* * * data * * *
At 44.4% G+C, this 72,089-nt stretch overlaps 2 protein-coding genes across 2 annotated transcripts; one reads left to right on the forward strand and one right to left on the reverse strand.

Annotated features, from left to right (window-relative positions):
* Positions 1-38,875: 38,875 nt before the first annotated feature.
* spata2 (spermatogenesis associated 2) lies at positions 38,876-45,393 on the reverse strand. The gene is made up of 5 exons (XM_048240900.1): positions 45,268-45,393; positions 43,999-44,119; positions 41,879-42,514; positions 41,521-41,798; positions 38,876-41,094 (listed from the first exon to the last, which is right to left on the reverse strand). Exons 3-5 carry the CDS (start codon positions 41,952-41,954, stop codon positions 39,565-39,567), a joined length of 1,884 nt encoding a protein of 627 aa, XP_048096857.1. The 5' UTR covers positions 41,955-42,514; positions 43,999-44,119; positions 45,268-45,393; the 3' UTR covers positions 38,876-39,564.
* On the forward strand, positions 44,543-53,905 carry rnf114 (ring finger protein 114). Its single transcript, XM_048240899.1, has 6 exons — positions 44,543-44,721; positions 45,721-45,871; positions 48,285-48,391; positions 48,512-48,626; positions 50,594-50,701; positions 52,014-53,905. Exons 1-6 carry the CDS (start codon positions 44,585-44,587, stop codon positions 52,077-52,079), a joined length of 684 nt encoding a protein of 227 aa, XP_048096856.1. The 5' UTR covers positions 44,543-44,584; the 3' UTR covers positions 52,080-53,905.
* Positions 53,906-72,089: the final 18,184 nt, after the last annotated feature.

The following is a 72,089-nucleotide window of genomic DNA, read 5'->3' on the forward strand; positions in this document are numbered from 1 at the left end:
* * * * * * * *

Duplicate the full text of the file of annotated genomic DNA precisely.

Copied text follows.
At 44.4% G+C, this 72,089-nt stretch overlaps 2 protein-coding genes across 2 annotated transcripts; one reads left to right on the forward strand and one right to left on the reverse strand.

Annotated features, from left to right (window-relative positions):
* Positions 1-38,875: 38,875 nt before the first annotated feature.
* spata2 (spermatogenesis associated 2) lies at positions 38,876-45,393 on the reverse strand. The gene is made up of 5 exons (XM_048240900.1): positions 45,268-45,393; positions 43,999-44,119; positions 41,879-42,514; positions 41,521-41,798; positions 38,876-41,094 (listed from the first exon to the last, which is right to left on the reverse strand). Exons 3-5 carry the CDS (start codon positions 41,952-41,954, stop codon positions 39,565-39,567), a joined length of 1,884 nt encoding a protein of 627 aa, XP_048096857.1. The 5' UTR covers positions 41,955-42,514; positions 43,999-44,119; positions 45,268-45,393; the 3' UTR covers positions 38,876-39,564.
* On the forward strand, positions 44,543-53,905 carry rnf114 (ring finger protein 114). Its single transcript, XM_048240899.1, has 6 exons — positions 44,543-44,721; positions 45,721-45,871; positions 48,285-48,391; positions 48,512-48,626; positions 50,594-50,701; positions 52,014-53,905. Exons 1-6 carry the CDS (start codon positions 44,585-44,587, stop codon positions 52,077-52,079), a joined length of 684 nt encoding a protein of 227 aa, XP_048096856.1. The 5' UTR covers positions 44,543-44,584; the 3' UTR covers positions 52,080-53,905.
* Positions 53,906-72,089: the final 18,184 nt, after the last annotated feature.

The following is a 72,089-nucleotide window of genomic DNA, read 5'->3' on the forward strand; positions in this document are numbered from 1 at the left end: